Intsia bijuga

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Intsia bijuga
Intsia bijuga.jpg
Scientific classification
I. bijuga
Binomial name
Intsia bijuga
  • Afzelia bijuga A.Gray
  • Afzelia cambodiensis Hance
  • Afzelia retusa Kurz
  • Eperua decandra Blanco
  • Intsia amboinensis DC.
  • Intsia cambodiensis (Hance) Pierre
  • Intsia madagascariensis DC.
  • Intsia moelebei Vieill.
  • Intsia retusa (Kurz) Kuntze
  • Intsia tashiroi Hayata
  • Jonesia monopetala Hassk.
  • Jonesia triandra Roxb.
  • Macrolobium amboinense Hassk.
  • Macrolobium bijugum Colebr.
  • Outea bijuga (Colebr.) DC.
  • Pahudia hasskarliana Miq.
  • Tamarindus intsia Spreng.
This article is about ipil (Intsia bijuga), for the ipil-ipil tree, see Leucaena leucocephala.

Intsia bijuga (commonly known as Borneo teak, Johnstone River teak, Moluccan ironwood, Pacific teak and scrub mahogany[3]) is a species of flowering tree in the pea family, Fabaceae, native to the Indo-Pacific. It ranges from Tanzania and Madagascar east through India and Queensland, Australia to the Pacific islands of Fiji and Samoa.[3] It grows to around 50 metres (160 feet) tall with a highly buttressed trunk. It inhabits mangrove forests.

The tree has a variety of common names including ipil, merbau and kwila.[4] In the Philippines, it also known in some areas as taal.[5]


The bark and leaves of the ipil are used in traditional medicines. The tree's timber, called merbau or kwila, is a very durable and termite-resistant wood, making it a highly valued material for flooring and other uses. The wood can also be used to extract a dye. Merbau can contain a "gold" fleck that runs through the grain, considered to be attractive by some. Due to extensive logging of the tree, it is endangered in many places in Southeast Asia, and almost extinct in some.[6] Extensive amounts were purchased for the venue of the 2008 Summer Olympics in China, which is the largest importer of the wood.[7] The wood is used for flooring in U.S. and European markets where it is commonly sold under different names. Both licensed and unlicensed mills harvest the wood.

Illegal logging[edit]

According to Greenpeace large amounts of ipil timber sourced from illegal logging is being imported into China where there are lax import rules. Greenpeace are targeting users in Western countries in order to halt the trade in ipil wood. Greenpeace claims that at the current rate of logging the tree will be wiped out within 35 years.[7]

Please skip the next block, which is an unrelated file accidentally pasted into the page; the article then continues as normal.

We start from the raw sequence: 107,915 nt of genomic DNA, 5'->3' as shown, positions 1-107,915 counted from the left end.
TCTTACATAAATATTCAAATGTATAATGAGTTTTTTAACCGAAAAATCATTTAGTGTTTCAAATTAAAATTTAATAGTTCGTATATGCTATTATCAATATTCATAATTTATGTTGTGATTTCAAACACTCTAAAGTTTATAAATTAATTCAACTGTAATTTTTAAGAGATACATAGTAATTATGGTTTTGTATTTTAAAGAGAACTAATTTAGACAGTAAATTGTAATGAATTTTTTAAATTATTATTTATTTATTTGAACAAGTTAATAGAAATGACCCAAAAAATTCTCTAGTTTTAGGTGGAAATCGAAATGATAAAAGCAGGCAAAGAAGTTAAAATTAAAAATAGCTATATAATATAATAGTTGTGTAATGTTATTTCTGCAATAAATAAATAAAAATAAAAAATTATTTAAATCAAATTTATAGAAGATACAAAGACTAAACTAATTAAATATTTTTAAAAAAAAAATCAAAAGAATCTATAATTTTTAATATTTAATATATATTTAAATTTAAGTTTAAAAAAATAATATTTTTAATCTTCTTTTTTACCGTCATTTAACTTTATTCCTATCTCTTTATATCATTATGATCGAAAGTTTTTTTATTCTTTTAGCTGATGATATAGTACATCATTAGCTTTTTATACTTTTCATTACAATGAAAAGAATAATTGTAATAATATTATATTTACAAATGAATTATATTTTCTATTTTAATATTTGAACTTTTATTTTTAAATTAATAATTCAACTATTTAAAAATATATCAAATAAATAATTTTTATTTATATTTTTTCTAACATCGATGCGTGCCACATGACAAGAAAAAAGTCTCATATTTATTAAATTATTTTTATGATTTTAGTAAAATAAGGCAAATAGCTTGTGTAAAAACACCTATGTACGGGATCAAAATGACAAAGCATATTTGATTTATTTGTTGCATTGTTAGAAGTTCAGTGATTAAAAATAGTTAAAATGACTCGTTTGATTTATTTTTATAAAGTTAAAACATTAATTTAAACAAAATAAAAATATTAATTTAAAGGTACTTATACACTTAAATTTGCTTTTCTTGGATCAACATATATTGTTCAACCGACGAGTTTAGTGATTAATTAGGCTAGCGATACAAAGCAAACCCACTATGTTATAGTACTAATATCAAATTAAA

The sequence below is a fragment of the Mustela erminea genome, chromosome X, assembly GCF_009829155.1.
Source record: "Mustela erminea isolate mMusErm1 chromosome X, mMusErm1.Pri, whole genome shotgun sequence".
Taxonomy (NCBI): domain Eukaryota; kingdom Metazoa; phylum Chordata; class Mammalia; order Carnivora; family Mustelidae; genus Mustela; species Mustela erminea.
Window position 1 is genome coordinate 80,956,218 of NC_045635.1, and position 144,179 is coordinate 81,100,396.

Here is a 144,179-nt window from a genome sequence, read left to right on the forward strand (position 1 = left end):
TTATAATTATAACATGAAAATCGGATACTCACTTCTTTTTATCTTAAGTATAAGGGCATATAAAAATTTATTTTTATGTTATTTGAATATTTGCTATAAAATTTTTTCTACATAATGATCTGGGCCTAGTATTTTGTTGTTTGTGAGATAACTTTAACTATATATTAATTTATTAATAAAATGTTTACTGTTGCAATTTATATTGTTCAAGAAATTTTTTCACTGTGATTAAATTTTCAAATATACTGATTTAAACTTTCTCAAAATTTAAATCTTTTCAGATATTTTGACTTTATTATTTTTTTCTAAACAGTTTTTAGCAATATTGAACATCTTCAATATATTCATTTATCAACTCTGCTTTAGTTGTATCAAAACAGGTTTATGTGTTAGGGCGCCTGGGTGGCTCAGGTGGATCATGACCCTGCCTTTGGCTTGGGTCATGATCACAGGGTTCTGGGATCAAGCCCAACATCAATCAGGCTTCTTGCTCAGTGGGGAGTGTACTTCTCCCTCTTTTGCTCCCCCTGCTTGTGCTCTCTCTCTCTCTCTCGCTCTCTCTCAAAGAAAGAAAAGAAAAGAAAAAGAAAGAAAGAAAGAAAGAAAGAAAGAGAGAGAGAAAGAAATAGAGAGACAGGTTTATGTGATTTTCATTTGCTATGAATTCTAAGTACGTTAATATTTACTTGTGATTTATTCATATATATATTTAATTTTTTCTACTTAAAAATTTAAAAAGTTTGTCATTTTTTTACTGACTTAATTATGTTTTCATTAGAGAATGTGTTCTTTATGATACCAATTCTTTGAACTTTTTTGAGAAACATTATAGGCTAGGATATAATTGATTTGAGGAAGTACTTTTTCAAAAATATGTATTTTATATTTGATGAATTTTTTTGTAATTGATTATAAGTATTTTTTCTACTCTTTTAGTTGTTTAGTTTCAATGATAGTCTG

In New Zealand, where the ipil wood is known as kwila, attempts have been made to stop it from being imported. In 2008 retailers were divided in whether the sale of kwila should be banned. Jim Anderton, who was the Ministry of Agriculture and Forestry at that time, did not support a ban and instead he left it up to consumer choice.[8]


Intsia bijuga, locally known as ifit, is the official tree of the United States territory of Guam.


  1. ^ "Intsia bijuga". IUCN Red List of Threatened Species. 1998: e.T32310A9694485. 1998. doi:10.2305/IUCN.UK.1998.RLTS.T32310A9694485.en. Retrieved 2016-11-15.
  2. ^ a b "Intsia bijuga". International Legume Database & Information Service (ILDIS). Retrieved 2016-11-15 – via The Plant List.
  3. ^ a b "Intsia bijuga". Germplasm Resources Information Network (GRIN). Agricultural Research Service (ARS), United States Department of Agriculture (USDA). Retrieved 2010-03-26.
  4. ^ "Tree Conservation Information Service". UNEP-WCMC. 2007-09-05. Archived from the original on 2007-01-15. Retrieved 2008-08-23.
  5. ^ "Ipil, taal". English, Leo James. Tagalog-English Dictionary. 1990.
  6. ^ Wild Singapore
  7. ^ a b Bristow, Michael (2007-07-06). "China trade threatens tropical trees". BBC.
  8. ^ Gibson, Eloise (18 August 2008). "Stores divided over calls to ban kwila". New Zealand Herald. Retrieved 26 June 2010.

Further reading[edit]

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